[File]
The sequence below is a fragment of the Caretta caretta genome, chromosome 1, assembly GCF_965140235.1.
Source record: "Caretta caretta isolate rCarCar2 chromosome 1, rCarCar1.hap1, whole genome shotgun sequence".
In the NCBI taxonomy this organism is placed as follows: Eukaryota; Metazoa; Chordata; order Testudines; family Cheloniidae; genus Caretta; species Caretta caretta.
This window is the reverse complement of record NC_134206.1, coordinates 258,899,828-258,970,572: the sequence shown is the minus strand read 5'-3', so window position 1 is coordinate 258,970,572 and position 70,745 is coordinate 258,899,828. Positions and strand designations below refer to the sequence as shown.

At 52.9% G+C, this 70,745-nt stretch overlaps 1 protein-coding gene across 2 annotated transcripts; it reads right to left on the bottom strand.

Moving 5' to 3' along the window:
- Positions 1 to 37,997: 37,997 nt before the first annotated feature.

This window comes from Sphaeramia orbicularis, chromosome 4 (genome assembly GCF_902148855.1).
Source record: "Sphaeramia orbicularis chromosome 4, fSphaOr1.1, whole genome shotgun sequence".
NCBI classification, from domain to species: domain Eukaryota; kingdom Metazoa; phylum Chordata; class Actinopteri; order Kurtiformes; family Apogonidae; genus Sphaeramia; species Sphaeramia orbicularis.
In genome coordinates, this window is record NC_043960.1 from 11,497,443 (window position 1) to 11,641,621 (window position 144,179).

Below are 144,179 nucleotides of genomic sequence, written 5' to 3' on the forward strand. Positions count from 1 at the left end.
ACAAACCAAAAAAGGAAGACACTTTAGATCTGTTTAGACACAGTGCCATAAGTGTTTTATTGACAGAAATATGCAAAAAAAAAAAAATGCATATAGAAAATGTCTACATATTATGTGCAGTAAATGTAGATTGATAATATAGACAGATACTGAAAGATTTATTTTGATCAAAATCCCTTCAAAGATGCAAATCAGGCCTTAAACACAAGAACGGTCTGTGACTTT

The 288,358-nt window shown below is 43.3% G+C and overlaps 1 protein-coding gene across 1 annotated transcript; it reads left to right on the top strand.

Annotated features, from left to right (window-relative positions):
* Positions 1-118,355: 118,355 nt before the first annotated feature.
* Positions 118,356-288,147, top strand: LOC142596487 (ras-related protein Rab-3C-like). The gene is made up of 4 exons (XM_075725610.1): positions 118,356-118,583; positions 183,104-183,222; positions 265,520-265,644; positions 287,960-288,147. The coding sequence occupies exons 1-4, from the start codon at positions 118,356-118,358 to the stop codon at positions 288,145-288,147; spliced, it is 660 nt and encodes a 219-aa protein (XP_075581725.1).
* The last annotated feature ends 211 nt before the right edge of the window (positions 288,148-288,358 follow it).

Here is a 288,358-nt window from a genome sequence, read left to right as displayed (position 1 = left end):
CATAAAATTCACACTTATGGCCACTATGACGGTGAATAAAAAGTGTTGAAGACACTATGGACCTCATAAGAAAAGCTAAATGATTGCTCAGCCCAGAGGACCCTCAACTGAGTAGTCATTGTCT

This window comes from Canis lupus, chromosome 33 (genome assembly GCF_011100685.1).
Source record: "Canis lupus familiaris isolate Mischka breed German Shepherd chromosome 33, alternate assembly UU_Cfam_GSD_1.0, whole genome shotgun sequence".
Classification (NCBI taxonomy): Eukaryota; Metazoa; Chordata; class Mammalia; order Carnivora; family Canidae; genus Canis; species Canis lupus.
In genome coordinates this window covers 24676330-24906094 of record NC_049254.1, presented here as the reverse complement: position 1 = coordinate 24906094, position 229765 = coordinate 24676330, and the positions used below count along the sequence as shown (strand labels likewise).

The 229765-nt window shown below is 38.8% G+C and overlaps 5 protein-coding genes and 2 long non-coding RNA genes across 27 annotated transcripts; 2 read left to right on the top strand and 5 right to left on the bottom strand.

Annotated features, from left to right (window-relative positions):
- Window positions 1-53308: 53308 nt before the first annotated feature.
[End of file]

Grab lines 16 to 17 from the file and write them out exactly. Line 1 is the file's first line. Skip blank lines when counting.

* Positions 1-118,355: 118,355 nt before the first annotated feature.
* Positions 118,356-288,147, top strand: LOC142596487 (ras-related protein Rab-3C-like). The gene is made up of 4 exons (XM_075725610.1): positions 118,356-118,583; positions 183,104-183,222; positions 265,520-265,644; positions 287,960-288,147. The coding sequence occupies exons 1-4, from the start codon at positions 118,356-118,358 to the stop codon at positions 288,145-288,147; spliced, it is 660 nt and encodes a 219-aa protein (XP_075581725.1).